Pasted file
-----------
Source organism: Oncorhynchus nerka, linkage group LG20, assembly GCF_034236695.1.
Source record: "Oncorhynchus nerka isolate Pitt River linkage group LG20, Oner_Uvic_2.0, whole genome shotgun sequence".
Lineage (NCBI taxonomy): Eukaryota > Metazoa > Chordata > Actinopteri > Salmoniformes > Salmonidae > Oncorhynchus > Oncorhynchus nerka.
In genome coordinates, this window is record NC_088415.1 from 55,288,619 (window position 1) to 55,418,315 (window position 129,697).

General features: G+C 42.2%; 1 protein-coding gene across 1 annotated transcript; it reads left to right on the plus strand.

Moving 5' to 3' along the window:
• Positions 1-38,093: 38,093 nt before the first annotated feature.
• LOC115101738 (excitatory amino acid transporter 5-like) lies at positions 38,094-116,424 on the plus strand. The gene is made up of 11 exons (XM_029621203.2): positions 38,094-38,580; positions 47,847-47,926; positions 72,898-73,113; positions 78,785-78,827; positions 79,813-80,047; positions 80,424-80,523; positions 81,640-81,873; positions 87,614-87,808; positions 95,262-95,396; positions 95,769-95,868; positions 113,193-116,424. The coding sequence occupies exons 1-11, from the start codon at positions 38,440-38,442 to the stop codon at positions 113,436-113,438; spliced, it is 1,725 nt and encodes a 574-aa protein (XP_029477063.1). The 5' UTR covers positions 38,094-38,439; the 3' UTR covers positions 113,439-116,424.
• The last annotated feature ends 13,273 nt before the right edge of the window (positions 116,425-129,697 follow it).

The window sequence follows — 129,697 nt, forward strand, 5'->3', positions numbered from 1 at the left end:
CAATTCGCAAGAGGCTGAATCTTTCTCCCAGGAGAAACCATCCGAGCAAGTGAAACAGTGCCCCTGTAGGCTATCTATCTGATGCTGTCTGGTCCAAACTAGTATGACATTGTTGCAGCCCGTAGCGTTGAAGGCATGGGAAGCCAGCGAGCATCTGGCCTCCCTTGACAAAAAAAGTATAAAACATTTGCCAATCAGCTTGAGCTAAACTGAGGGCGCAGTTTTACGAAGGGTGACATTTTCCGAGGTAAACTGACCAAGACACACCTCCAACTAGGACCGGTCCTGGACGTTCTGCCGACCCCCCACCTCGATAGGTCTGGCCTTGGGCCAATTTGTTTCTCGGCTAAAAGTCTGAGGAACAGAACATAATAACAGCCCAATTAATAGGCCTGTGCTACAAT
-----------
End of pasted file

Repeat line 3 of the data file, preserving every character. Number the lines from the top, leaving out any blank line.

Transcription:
Lineage (NCBI taxonomy): Eukaryota > Metazoa > Chordata > Actinopteri > Salmoniformes > Salmonidae > Oncorhynchus > Oncorhynchus nerka.